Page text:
Your leaking thatched hut during the restoration of a pre-Enlightenment state.


Hello, my name is Judas Gutenberg and this is my blaag (pronounced as you would the vomit noise "hyroop-bleuach").


decay & ruin
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Like my brownhouse:
   Club 667
Saturday, November 17 2001

So yeah, the First Lady, famous for being the wife of a famous American orator, is on the radio telling us about how bad the Taliban treats their women. And she's right, of course. It sucks to be a Taliban woman. Still, we can be sure that there would have been no such statement from the First Lady had Osama bin Laden kept to his cave and simply played checkers with his Arab visitors. Indeed, the treatment of women is not a whole heck of a lot more enlightened in Saudi Arabia. Perhaps the plan is to boycott their oil once we tap the Arctic National Wildlife refuge.
But back, for a moment, to the women of Afghanistan. I'd been shocked by the treatment of Afghan women for many months before September 11th. Unlike most Americans, I was interested in the place for more than its role as a host for extremist Islamic terrorists, and I kept up on the meager trickle of Afghan outrages that occasionally interrupted the Gary Condit soap opera and shark attack reports that passed for news in those days. In August, I even read James Michener's Caravans in an effort to further expose myself to the historical realities of this West-Virginia-shaped, Texas-sized nation in the center of Asia. It wasn't great literature, but it gave a good idea of the backwards medieval condition of society there. From having read that book, I know that cultural artifacts such as the burqa, public stonings, and rule-by-Mullah are deeply entrenched and unlikely to be replaced overnight. There were plenty of other centuries Afghanistan could have been dragged kicking and screaming into and the 21st may not yet be the one. Remember, in addition to imposing socialism and atheism, the Soviet invaders also attempted to impose enlightened western views of gender equality. They were hated nearly as much for the latter as they were for the former. Now, though, after 22 years of war, the Afghan population is 70% female and it's growing politically difficult to ignore their wishes.

All this international news on the teevee (in tandem with the many ideas of world travel emanating from Gretchen) would normally have me reaching for an atlas. But though Gretchen has lots and lots of books, she has few reference books that aren't dictionaries. As for me, I haven't had my own atlas since I was a kid. So today we went down to 7th Avenue in hopes of remedying the situation. We ducked into one of the little bookstores which bears the Gretchen seal of approval and looked at the several options. The Readers' Digest atlas, some soft-cover atlas, and then the Times of London Concise Atlas of the World. There was no contest, the Times of London Atlas had by far the best maps. It came in a box and cost $100, but when it comes to maps, it's important to have the best. The alternative is to be reminded of your crappy choice every time a geographical fact is researched.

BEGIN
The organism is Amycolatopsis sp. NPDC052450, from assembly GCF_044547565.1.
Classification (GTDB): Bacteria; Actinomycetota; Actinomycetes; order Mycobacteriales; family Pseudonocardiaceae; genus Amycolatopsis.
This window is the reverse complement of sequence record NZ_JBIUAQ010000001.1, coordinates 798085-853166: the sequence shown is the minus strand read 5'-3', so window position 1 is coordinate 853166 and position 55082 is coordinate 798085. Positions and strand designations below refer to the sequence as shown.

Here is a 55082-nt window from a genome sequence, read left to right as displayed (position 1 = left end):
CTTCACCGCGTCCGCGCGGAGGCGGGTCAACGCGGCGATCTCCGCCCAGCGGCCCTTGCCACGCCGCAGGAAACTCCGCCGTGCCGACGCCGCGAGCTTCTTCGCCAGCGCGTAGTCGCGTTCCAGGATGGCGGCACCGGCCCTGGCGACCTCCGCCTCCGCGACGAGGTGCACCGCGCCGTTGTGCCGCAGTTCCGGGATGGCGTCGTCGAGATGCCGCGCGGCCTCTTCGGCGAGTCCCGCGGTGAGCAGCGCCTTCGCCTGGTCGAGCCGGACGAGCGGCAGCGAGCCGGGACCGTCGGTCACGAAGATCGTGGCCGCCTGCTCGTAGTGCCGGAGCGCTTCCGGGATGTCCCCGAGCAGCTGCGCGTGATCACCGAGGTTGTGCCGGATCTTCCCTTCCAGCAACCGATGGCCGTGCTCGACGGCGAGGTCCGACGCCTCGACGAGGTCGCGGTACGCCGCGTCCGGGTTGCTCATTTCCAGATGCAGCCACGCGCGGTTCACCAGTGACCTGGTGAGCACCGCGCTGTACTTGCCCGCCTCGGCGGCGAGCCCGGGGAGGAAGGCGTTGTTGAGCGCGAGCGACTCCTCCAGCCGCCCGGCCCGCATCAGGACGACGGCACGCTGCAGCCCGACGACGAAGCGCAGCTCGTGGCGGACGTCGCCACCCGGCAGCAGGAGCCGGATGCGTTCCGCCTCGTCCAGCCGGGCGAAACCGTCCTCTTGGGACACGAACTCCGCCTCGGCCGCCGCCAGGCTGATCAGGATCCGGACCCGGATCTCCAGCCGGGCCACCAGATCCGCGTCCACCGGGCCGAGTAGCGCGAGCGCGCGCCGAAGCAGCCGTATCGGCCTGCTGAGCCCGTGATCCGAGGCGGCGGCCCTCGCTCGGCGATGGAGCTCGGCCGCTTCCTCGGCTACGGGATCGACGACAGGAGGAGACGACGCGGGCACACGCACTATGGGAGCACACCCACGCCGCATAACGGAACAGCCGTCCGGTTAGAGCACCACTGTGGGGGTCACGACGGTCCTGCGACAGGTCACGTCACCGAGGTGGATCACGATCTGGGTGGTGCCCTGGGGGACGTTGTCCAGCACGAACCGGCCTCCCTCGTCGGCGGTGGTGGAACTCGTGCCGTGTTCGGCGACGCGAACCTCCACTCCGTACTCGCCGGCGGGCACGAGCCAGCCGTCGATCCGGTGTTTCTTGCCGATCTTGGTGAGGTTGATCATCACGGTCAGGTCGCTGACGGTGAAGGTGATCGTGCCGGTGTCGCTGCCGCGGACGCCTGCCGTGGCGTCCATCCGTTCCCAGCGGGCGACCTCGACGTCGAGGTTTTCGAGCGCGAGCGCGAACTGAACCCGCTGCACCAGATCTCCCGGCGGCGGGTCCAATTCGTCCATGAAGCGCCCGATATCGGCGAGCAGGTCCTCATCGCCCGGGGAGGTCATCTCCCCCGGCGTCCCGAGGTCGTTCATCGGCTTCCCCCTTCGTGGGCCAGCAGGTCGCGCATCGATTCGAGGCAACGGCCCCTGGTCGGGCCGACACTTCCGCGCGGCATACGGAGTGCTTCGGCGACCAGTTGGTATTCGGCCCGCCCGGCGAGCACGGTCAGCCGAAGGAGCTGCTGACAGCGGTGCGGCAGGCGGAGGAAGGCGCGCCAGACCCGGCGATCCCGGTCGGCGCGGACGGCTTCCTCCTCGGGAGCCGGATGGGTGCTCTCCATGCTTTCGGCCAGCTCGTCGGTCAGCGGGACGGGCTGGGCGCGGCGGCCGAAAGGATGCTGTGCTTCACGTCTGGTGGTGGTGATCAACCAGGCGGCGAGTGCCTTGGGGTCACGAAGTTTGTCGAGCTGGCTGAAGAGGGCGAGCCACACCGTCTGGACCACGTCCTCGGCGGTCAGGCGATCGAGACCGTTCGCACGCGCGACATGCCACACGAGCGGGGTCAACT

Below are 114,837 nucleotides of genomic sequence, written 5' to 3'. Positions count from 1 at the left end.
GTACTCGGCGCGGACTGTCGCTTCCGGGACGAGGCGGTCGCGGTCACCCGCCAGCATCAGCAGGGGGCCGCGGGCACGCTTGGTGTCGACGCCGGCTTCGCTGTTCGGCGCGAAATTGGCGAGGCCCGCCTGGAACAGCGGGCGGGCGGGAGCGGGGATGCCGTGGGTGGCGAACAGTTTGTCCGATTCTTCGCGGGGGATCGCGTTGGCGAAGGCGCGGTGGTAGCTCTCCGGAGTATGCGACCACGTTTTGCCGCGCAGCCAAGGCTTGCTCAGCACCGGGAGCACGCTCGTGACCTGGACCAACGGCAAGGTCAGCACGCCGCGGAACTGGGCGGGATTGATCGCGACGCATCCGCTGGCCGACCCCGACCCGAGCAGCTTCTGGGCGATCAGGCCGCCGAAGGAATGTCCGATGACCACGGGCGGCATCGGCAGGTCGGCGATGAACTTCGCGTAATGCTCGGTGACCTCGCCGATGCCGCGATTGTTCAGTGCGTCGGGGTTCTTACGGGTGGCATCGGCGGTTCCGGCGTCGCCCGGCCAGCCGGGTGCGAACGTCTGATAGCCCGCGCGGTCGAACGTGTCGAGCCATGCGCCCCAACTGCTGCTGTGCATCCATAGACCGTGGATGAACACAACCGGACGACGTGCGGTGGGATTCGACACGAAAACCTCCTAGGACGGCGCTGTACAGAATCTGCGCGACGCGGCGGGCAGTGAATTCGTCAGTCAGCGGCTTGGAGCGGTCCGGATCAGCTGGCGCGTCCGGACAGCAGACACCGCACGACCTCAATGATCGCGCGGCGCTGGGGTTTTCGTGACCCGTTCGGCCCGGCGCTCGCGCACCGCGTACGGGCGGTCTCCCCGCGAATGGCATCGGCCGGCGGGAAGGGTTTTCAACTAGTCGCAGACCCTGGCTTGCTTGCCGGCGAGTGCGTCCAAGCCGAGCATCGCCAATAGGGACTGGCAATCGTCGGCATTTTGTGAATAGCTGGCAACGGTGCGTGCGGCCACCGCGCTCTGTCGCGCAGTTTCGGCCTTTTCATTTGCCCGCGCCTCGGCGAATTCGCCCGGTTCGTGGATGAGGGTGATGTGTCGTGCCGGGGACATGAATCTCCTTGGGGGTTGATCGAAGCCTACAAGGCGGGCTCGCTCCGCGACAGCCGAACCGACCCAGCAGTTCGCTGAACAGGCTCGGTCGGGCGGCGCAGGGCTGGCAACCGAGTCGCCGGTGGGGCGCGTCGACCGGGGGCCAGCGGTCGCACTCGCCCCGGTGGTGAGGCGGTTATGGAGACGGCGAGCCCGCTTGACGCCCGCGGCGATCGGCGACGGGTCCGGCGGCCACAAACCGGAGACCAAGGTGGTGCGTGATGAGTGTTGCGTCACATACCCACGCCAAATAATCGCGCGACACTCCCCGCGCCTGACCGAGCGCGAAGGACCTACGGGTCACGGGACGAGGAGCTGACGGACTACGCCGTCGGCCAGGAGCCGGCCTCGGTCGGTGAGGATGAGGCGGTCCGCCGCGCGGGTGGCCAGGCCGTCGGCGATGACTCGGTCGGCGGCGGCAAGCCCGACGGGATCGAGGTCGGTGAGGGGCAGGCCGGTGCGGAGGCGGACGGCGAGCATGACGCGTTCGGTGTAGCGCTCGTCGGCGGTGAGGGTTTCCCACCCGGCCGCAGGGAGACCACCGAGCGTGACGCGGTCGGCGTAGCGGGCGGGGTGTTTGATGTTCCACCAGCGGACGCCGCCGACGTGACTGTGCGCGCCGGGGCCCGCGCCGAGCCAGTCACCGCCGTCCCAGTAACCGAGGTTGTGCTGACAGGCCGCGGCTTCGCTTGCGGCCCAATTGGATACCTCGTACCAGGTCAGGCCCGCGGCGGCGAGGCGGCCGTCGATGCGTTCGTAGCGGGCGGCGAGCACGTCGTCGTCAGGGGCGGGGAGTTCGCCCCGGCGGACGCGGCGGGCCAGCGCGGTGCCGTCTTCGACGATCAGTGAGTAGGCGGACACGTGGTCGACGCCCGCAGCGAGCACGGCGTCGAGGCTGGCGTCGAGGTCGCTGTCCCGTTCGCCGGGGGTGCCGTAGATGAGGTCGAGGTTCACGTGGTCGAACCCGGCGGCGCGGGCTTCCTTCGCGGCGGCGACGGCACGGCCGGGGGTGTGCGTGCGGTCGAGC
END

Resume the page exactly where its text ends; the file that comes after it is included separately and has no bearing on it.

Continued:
Our old college friend Kristen |\/|@$$0|\| was in town today from New Paltz, so in the evening, Gretchen went and found her somewhere on 7th Avenue and brought her home. Kristen asked me how I was and I said I was reasonably happy. "What's that like?" she wanted to know. I told her that the key was finding things to do and create. At the time I just happened to be working on a work-related project in which the textareas of an HTML form swung open larger when you clicked on them while the others contracted, all based on a mathematical formula embedded in a single javascript function. It might sound like a trivial thing, but it was really satisfying. Making stuff like that keeps me happy. For her part, Kristen has been studying up on graffiti culture and perfecting her own tag. In graffiti culture, happiness comes from putting your tag on as many surfaces as you can. The best, the most satisfying surfaces of all, are very visible and inspire viewers to ask, "How in the hell did he get up there and do that?" As you might imagine, the internet has allowed graffiti people to interact as never before.
Later we all we went out to a bar in Fort Greene, Brooklyn (near downtown Brooklyn), a placed called the 667 Club. Actually, we were walking by it and somehow didn't see the sign. Gretchen read aloud another saying that ladies had free admission and she immediately turned and went inside, seemingly to mock the existence of ladies' night. Kristen and I thought she was just joking, so we kept on walking, but it was indeed the place.
Several of Kristen's New York friends were there, and later on Gretchen's friend Eulala showed up. We sat in the back beneath a large acrylic painting that looked like a yellow-orange-brown-black-themed stained-glass window. The house music was so loud that I couldn't hear what anyone was saying, so I just kept drinking whiskey and staring at the wall and thinking about my publication tools. After awhile I was rather drunk, but I kept underestimating how intoxicated I actually was. I never imagined, for example, that I would end up with a hangover.
Club 667 seemed like a pretty hip & happening place. A majority of the people there were African American, and a sizable minority appeared to be gay couples. We were even treated to a classic Kristen happening: right there at the bar, Kristen randomly ran into the woman who had been dating her Ivory Coast boyfriend at the same time as her back in New Paltz. They're actually good friends though.
We managed to catch a cab for the ride home. It was cheaper than our combined subway fare would have been.


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